My first months of training were humiliating. I felt like a weak, idiotic doofus and I was incredibly self-conscious. (Much like the video, below, that I made for my clients.) I thought my trainer Kate was judging me and the other trainers were thinking I was a loser. I had to get over that.

We tell children to be patient and to do things repeatedly in order to learn them, but we’re far less likely to do this ourselves. Instead, we expect to be brilliant at new skills immediately and our frustration can quickly turn into self-loathing with new stories such as “I really suck at technology.”

Business is practical, not theoretical. We learn on the job. There’s no dress rehearsal. We are learning out loud, being seen and heard and inviting people to buy.

We all testing the market with every single thing we sell, every time. And it can make us feel incredibly self-conscious. But we must go through this to get better at it – there’s no other way.

As my trainer Kate says, “I can’t do your reps for you” and business coaching is the same. I can give great advice and ideas, but ultimately, the business owner needs to do their own reps in order to get better.

High five [insert first name]!

Wouldn’t it be lovely if we didn’t need external validation and encouragement? Ha! I’m over feeling bad about liking compliments and wanting recognition, so I’ve decided to just embrace it.

It feels good when someone acknowledges you by name. It feels great when they say you’re working hard and doing a great job. It feels wonderful to receive a compliment. This shows we’re social beings, and there ain’t nothing wrong with that.

Ideally, working with a coach enables you to become your own cheerleader and while I think I’m pretty good at cheering myself on, it’s feeling bloody awesome when your coach acknowledges your ‘grind’ (as they say in the gym), commitment, and progress.

The satisfaction of progress

Seeing your own progress gives a great sense of satisfaction, which is very motivating. In business, we measure sales revenue and profit, the number of leads and inquiries, volume of website visitors, and any number of other things.

At the gym, we measure time spent exercising, weights being lifted, and food (okay, so I’m not so good at that bit. I like cooking and eating too much).

It is incredibly satisfying noting your progress – this is why I keep my old invoices, bad Facebook videos and terrible graphic design, because it reminds me how far I’ve come.

I’ve felt massive satisfaction from being able to do things I couldn’t, lift heavy weights like a superhero, and notice the extra stamina and energy I have – this has had a demonstrable effect on my business.

Rebuilding your identity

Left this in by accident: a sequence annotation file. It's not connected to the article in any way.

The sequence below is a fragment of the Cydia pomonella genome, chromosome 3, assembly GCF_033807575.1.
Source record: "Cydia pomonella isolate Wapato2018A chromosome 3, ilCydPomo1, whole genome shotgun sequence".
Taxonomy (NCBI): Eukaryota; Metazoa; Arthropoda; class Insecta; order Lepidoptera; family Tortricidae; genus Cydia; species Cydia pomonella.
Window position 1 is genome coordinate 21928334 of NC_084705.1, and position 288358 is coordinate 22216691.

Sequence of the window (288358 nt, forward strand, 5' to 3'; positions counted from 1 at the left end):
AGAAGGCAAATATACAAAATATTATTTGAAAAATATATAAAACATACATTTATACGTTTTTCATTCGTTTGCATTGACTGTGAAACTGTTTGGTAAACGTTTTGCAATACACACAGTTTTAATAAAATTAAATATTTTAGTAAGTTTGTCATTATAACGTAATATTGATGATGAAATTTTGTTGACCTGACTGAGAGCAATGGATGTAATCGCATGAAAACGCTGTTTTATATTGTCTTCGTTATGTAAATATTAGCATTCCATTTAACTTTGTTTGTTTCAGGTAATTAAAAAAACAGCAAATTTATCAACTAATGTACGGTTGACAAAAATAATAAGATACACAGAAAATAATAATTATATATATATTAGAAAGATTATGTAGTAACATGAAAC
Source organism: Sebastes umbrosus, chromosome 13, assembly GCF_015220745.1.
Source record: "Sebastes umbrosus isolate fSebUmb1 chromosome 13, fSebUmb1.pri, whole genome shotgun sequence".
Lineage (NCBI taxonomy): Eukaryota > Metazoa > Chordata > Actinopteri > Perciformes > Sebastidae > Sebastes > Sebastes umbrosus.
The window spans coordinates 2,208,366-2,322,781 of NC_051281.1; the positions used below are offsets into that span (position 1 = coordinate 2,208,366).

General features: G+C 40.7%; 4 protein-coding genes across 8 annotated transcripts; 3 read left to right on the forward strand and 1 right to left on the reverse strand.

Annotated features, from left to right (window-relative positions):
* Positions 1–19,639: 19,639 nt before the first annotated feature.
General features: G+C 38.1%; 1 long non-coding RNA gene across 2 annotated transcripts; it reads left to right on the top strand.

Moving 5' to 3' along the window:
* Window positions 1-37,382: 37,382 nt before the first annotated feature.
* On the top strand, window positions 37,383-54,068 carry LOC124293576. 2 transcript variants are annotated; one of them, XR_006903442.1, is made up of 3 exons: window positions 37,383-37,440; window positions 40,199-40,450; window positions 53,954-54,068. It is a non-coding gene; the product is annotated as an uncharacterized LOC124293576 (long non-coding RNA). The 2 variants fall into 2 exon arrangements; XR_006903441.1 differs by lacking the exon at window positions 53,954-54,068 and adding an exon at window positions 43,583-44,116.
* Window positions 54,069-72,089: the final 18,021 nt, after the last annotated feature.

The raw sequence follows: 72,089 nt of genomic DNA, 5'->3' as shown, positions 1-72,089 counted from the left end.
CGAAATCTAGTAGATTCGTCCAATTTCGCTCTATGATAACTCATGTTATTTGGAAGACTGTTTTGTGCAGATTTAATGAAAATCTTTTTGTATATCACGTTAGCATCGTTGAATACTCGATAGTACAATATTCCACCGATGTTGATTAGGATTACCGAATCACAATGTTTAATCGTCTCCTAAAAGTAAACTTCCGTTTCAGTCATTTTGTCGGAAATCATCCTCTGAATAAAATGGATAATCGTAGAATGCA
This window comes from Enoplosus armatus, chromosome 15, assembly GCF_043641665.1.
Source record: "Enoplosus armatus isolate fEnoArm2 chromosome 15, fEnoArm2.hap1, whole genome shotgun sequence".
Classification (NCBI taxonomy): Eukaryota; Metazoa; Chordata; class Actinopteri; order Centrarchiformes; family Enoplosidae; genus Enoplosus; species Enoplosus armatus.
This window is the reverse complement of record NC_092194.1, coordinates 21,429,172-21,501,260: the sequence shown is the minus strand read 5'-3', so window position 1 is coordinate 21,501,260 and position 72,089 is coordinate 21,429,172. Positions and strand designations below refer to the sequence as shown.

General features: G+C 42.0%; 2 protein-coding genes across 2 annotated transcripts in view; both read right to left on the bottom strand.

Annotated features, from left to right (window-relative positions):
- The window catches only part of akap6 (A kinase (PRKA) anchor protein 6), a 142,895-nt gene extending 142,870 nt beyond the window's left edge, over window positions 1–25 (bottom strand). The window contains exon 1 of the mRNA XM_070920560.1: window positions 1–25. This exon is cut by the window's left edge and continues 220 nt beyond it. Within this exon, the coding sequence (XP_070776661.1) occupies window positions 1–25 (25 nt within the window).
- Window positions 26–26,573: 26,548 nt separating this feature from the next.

The process of adulting is the process of deconstructing your socialisation and rebuilding your identity – but only if you take up this challenge.

My old identity was as a thinker, not a doer, someone who was grateful and satisfied, not striving and overcoming, someone who was spontaneous and joyful, not goal-oriented.

Identities are complex. Embrace your paradoxes (hence the name Hustle & Heart). My new identity is someone who is strong, capable, ambitious, competitive, high-energy and upbeat. Parts that are no longer serving me, in life or business include cynicism; self-pity; complacency; depression.

Says my trainer Kate, “Exercise is about so much more than looking good; it’s about improved sleep, more energy, the endorphin rushes (which Brook loves!), and having the strength and stamina to move through life pain-free, or as good as.”

How personal training has helped my business

  • Your mental health and resilience are critical when you’re self-employed. Personal training has meant that the winter blues are no longer a thing. I still have bad days or weeks, but far, far fewer of them.
  • Consistency is far, far more valuable than flashes of random brilliance.
  • Imagine being a personal trainer working right next to your competition – you can hear what they are telling their clients and they can hear you. So what? Competition is part of life so stop wasting time worrying. Embrace the fact that your competitors are also your colleagues.
  • Goals give you clear direction to guide your behavior.
  • Work hard, rest. Work harder, rest better. Business is not all gratefulness or all hustle. We need both hustle and heart, work and rest.
  • Measurements are crucial to achieving your goals as well as measuring your progress, which powers your motivation.
  • Motivation is internal and external: use both.
  • Coaches don’t tell you what to do, they work with your personality so that you actually follow through and do it. Coaching is psychology, not a shopping list.